1956 Late march, NBK Space Studio at Saturday prime time.
Welcome back, today we premier a our exciting new show Space News, straight to your television set. An amazing world indeed. Anyways, as you have undoubtedly heard, something is at works, at the space program, and we have invited Gene Kerman himself, to tell us about it. The background for tonight’s episode, for those not in the know, is that the planets Mars and Venus are now in alignment, and that the space program have been busy for many months, building rockets for this very moment. This is also why we have not had any news of launches so far this year. So Gene, tell your story.
Gene: First of, “in alignment” is not really correct. That is rathe a term from astrology, and that is absolutely not what we are doing. Rather it is a launch window, or transfer window. Its a point in time, where, if we take of from the Earth, we would naturally encounter other planets. Saving immense amounts of fuel.
Next week, this window will open for Venus, and then, a month later, another window will open for Mars, and we plan on sending missions to both planets.
Host: Sounds good, so what have you prepared to send, and what would the goals be?
Gene: Well, the goal is the science and the advancement of our understanding of these planets. Firstly we though about replicating the Kerbinian Venus visit, but the years of technological advancements since 1954 means we can build much better probes now. That lead us to take the missions a bit further. We don’t want to just skim by.. we want to stay.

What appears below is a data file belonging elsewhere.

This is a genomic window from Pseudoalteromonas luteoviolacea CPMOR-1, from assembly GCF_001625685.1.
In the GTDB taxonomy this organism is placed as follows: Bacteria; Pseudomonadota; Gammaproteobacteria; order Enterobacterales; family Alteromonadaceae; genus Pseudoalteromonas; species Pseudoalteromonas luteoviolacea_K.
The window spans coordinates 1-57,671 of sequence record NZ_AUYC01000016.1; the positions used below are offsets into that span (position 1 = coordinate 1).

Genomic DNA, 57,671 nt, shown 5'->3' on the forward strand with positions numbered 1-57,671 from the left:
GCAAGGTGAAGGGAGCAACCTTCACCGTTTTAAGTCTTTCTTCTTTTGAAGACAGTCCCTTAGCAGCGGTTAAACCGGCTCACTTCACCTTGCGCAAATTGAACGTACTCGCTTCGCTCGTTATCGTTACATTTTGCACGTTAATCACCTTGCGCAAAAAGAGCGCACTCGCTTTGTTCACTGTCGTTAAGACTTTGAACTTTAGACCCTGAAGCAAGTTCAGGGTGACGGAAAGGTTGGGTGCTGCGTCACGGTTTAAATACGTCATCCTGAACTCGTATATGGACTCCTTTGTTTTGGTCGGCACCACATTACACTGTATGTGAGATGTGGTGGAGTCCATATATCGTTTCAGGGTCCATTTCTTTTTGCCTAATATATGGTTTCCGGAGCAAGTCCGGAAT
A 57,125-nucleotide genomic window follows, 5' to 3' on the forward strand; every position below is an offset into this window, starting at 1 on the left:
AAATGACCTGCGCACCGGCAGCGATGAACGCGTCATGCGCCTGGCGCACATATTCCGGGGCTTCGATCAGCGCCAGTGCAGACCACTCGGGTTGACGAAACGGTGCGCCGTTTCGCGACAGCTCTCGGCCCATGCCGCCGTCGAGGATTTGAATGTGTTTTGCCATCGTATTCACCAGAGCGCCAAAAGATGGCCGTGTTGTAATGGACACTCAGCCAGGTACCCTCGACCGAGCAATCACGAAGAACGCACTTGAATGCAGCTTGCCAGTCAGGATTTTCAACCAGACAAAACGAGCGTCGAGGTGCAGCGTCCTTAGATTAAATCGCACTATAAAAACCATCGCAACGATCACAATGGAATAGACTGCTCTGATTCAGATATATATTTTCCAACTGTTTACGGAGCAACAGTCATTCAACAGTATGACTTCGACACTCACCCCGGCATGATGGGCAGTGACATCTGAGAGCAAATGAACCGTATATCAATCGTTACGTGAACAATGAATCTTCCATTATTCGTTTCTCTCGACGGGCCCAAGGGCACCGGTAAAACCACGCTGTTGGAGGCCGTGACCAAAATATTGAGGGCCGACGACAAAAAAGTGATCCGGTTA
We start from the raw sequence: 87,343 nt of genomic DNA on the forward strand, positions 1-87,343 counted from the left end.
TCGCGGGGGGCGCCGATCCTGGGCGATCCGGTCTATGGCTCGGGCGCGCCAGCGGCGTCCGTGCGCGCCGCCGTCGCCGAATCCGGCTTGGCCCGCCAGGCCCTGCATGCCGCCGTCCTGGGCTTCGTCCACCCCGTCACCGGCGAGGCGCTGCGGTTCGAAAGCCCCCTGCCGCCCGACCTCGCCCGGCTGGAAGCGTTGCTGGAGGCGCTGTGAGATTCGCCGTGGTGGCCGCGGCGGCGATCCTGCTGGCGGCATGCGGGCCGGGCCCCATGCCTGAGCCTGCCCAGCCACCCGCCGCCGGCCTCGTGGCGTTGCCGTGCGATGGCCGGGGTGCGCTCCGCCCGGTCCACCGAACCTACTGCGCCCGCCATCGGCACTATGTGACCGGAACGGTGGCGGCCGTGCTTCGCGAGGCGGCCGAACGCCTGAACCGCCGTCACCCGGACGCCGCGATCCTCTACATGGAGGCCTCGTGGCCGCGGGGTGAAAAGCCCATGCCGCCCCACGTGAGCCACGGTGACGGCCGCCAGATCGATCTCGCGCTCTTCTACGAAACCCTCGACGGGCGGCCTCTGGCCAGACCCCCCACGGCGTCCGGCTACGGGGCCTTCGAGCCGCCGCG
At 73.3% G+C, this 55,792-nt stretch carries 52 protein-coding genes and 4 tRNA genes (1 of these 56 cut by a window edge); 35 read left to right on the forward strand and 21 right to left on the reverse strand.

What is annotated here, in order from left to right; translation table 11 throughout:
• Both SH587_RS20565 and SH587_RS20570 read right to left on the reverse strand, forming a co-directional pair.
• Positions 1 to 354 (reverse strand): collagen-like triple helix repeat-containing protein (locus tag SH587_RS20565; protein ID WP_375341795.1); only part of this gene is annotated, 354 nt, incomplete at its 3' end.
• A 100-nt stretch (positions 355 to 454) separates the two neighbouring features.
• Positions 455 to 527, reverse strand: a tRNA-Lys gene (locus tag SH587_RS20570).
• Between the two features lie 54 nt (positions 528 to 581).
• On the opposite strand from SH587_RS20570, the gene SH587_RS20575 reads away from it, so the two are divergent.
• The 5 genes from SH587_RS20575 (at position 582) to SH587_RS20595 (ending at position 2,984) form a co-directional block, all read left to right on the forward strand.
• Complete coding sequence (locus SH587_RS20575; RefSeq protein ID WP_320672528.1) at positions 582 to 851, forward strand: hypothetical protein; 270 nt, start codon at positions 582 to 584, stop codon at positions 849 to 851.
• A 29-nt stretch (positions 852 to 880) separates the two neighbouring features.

Host: Stay? Really? Isn’t that rather difficult?
Gene: Oh yes, it is. But it seems within our current abilities. At least that is assumption we are working on. So far, we have constructed a total of 7 large rockets. All of which are the biggest we have ever constructed, likely the biggest ever constructed. We are actually still working on them, especially tweaking them.
All 6 of the these rockets are Kepler science probes, upgraded for interplanetary communication, and fuelled up, so that they should be able to establish orbits. We call them Kepler 4 and Kepler 5, with the 5’ers being larger, and carrying additional dishes. We have 3 of each. The 7th is an experiments, a lander. We know almost nothing about Mars, but it does look like a huge desert, when viewed from our orbital telescopes, so we are going to try landing a probe on it.
Host: Impressive, have you solved the communication problem, the problem with time-lag?
Gene: No, not yet, but the DIKU people assure me, that they can have a some algorithms up and running by the time the probe arrive. If not, then we are likely just going to leave the probe in orbit until we are ready.
Host: Okay, so 7… seems a bit much for just 2 planets. Why so many? Shouldn’t 2 be enough.
Gene: Well, based on bitter experience, we are aiming for redundancy. So we will be sending 2 missions to either planet, and 1 for each of Mars two moons. The 7th will be a lander for Mars.
Host: Wow, sounds great, lets talk about bit more about…